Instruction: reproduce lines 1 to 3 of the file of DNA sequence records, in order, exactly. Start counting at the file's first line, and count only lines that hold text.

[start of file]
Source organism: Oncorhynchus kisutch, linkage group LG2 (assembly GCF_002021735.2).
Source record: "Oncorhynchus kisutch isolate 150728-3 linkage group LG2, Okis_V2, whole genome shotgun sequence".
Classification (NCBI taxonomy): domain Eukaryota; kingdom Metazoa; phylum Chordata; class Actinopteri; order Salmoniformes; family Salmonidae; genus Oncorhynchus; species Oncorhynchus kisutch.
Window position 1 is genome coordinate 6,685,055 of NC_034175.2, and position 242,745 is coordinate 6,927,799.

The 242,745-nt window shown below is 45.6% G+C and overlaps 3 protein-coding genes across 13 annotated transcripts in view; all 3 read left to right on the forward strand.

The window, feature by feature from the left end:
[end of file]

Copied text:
Source organism: Oncorhynchus kisutch, linkage group LG2 (assembly GCF_002021735.2).
Source record: "Oncorhynchus kisutch isolate 150728-3 linkage group LG2, Okis_V2, whole genome shotgun sequence".
Classification (NCBI taxonomy): domain Eukaryota; kingdom Metazoa; phylum Chordata; class Actinopteri; order Salmoniformes; family Salmonidae; genus Oncorhynchus; species Oncorhynchus kisutch.